Jenn Cole called it a life changing experience… in 2003 hitting a kangaroo just outside of Mount Compass on her way to The Marina Hindmarsh Island to stay on boat with friends.
She sat there shaking in the car, and thinking of another friend, aged 44, who sadly had just died of breast cancer. It was the realisation that life can be so short.
That night, Jenn saw a sign at the marina: “The next kilometer could change your life”. She turned around and saw this little boat for sale.
“I just fell in love with it,” Jenn said. “It was my first wooden boat, a tiny thing called Laura. I had never owned a boat before. I knew nothing about boats. It was one of those weird moments; something you would expect to find in a Reader’s Digest.
“The next day I saw this advert for the SA Wooden Boat Association saying it was having a meeting that night. I rang them, and said ‘I’ve just bought a wooden boat, and I don’t know anything about them’. They said come along to the meeting.
“I did, and I kept going to the meetings because I’d say, ‘look guys, I’ve got this problem; I need to replace this or that’. They would all get together to either do the work or tell me what I had to do. I have since found that very typical of people who own a wooden boat; it’s always about the boat, and I love it.”
Before long Jenn was hooked on wooden boats and was president of the association for a few years.
“Laura was a low cabin cruiser only good enough for two people who knew each other very well,” Jenn said.
“I decided I needed a bigger boat. I went to the Wooden Boat Festival in 2003 and there was Nymph in all her glory… a classic river cruiser 24 ft. long with a 7ft beam, and a hull made from Jarrah. I bought her from Robert Bowering, of Manumn, who found her in a paddock in the Riverland and restored her in 1997.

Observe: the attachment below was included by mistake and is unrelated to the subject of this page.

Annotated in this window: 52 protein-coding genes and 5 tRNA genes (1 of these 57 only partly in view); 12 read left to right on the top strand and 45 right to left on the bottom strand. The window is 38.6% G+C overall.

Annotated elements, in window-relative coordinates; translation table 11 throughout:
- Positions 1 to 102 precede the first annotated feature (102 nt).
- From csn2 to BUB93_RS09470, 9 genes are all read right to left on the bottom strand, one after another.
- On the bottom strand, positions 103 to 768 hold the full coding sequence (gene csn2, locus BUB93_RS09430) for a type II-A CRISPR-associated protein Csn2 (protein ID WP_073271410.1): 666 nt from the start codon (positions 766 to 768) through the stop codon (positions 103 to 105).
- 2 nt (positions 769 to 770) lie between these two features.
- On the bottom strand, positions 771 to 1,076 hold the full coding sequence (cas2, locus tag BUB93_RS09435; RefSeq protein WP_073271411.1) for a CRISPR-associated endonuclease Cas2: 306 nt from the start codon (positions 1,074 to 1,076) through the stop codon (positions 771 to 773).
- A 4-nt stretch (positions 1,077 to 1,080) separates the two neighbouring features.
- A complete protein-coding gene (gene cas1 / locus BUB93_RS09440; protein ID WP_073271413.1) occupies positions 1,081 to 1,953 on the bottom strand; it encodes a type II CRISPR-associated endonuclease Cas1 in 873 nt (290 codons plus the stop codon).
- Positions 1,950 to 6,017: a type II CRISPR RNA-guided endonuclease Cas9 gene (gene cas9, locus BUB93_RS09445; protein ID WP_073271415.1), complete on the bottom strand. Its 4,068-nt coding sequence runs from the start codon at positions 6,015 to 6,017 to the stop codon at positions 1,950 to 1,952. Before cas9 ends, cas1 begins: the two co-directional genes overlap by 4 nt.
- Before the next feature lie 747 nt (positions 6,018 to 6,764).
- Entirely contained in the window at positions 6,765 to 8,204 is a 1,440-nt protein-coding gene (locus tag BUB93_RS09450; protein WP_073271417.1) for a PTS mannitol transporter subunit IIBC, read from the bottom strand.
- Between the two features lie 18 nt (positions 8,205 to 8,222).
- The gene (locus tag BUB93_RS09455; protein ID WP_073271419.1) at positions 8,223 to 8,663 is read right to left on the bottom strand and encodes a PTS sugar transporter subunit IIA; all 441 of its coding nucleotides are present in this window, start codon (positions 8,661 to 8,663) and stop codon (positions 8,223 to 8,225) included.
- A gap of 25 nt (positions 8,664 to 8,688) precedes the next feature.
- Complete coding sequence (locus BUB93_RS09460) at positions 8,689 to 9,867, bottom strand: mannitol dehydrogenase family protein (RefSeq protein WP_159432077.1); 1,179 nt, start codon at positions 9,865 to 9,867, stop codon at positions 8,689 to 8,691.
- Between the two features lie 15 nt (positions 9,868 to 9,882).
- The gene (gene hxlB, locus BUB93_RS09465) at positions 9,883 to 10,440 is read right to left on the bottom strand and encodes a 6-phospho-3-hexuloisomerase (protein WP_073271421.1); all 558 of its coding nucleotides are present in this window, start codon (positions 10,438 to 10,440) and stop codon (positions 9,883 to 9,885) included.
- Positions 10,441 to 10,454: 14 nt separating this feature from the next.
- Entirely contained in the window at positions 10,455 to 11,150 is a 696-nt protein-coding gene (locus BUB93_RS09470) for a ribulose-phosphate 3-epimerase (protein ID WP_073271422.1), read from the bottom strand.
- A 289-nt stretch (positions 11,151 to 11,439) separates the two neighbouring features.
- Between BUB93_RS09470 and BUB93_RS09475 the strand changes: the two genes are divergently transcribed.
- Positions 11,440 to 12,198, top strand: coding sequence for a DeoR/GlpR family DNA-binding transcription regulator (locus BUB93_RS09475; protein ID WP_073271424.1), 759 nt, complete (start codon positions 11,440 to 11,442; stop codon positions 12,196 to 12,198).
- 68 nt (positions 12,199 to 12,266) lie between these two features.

“This is what wooden boats do to you,” Jenn said. “They bring the imagination out of you and you just have to buy them.
“The thing that attracted me to a wooden boat – and it’s what I still love about them – is that you don’t get on the boat and jam a key in and rip the motor into gear and off you go. With Nymph, there is a time line; you need to get on board, roll up the sides, prepare the boat put the flag up, prime the motor, get everyone on board, get the ropes and so on. All this preparation probably takes you three-quarters of an hour, but that’s the fun of it.
“The maintenance has been a labour of love, but that’s like any boat. It’s why they are called a boat – Bring Out Another Thousand. You work hard and spend money to keep them maintained but everything is worth every cent.
“The guys have helped me with the work on the boat and I have done some. I learnt to strip the engine and make gaskets and how it all worked.
“I grew up on a river at Templestowe, Victoria, and my father (Alan), who was a Navy man, used to take me out in his little runabout. When he passed away (aged 96) I thought it was fitting to buy this boat. He would have loved it, and I know he would be proud of me right now.”
Jenn’s reward was Nymph winning a prize for the best cruiser to eight metres at the 2013 South Australian Wooden Boat Festival at Goolwa Wharf. It was suggested Nymph was built in 1900, but Jenn believes in the 1920s based on old photographs.
She will spend this long weekend doing the usual maintenance thing; painting here and there. It seems a gasket might need replacing, but overall the engine is still humming. It’s an Ailsa Craig engine manufactured in 1929 at the Strand-on-the-Green, Chiswick, in West London, and according to Jenn enough to go putt putt up the river doing 6 knots.
“Cruising up the river in a wooden boat is another era. There is that old worldliness of just taking your time.”
The South Australian Wooden Boat Festival is a significant Alexandrina Council event, and it has engaged the professional event services of jennie bell ink to plan and conduct the 2015 event on its behalf.